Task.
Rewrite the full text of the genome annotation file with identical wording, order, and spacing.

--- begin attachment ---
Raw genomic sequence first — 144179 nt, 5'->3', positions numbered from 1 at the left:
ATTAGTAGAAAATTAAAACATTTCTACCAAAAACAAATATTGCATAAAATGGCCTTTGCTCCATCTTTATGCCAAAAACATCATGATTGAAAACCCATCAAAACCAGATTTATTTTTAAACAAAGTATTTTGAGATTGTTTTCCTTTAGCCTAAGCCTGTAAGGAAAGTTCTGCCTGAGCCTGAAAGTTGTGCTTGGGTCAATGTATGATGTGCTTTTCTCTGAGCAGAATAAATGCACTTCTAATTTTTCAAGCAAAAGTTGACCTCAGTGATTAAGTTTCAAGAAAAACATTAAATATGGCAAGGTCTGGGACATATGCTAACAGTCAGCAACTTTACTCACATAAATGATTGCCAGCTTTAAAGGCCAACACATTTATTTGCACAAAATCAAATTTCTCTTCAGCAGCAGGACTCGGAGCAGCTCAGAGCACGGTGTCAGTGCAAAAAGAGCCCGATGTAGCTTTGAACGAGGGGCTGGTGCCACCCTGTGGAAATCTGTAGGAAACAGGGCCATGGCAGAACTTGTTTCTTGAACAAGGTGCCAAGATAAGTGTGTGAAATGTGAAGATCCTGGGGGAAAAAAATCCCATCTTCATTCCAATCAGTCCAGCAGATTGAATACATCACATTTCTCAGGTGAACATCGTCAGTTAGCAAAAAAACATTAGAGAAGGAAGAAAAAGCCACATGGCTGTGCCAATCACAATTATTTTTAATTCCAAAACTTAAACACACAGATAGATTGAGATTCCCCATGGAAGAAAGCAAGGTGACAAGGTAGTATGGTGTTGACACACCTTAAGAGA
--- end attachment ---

Raw genomic sequence first — 144179 nt, 5'->3', positions numbered from 1 at the left:
ATTAGTAGAAAATTAAAACATTTCTACCAAAAACAAATATTGCATAAAATGGCCTTTGCTCCATCTTTATGCCAAAAACATCATGATTGAAAACCCATCAAAACCAGATTTATTTTTAAACAAAGTATTTTGAGATTGTTTTCCTTTAGCCTAAGCCTGTAAGGAAAGTTCTGCCTGAGCCTGAAAGTTGTGCTTGGGTCAATGTATGATGTGCTTTTCTCTGAGCAGAATAAATGCACTTCTAATTTTTCAAGCAAAAGTTGACCTCAGTGATTAAGTTTCAAGAAAAACATTAAATATGGCAAGGTCTGGGACATATGCTAACAGTCAGCAACTTTACTCACATAAATGATTGCCAGCTTTAAAGGCCAACACATTTATTTGCACAAAATCAAATTTCTCTTCAGCAGCAGGACTCGGAGCAGCTCAGAGCACGGTGTCAGTGCAAAAAGAGCCCGATGTAGCTTTGAACGAGGGGCTGGTGCCACCCTGTGGAAATCTGTAGGAAACAGGGCCATGGCAGAACTTGTTTCTTGAACAAGGTGCCAAGATAAGTGTGTGAAATGTGAAGATCCTGGGGGAAAAAAATCCCATCTTCATTCCAATCAGTCCAGCAGATTGAATACATCACATTTCTCAGGTGAACATCGTCAGTTAGCAAAAAAACATTAGAGAAGGAAGAAAAAGCCACATGGCTGTGCCAATCACAATTATTTTTAATTCCAAAACTTAAACACACAGATAGATTGAGATTCCCCATGGAAGAAAGCAAGGTGACAAGGTAGTATGGTGTTGACACACCTTAAGAGA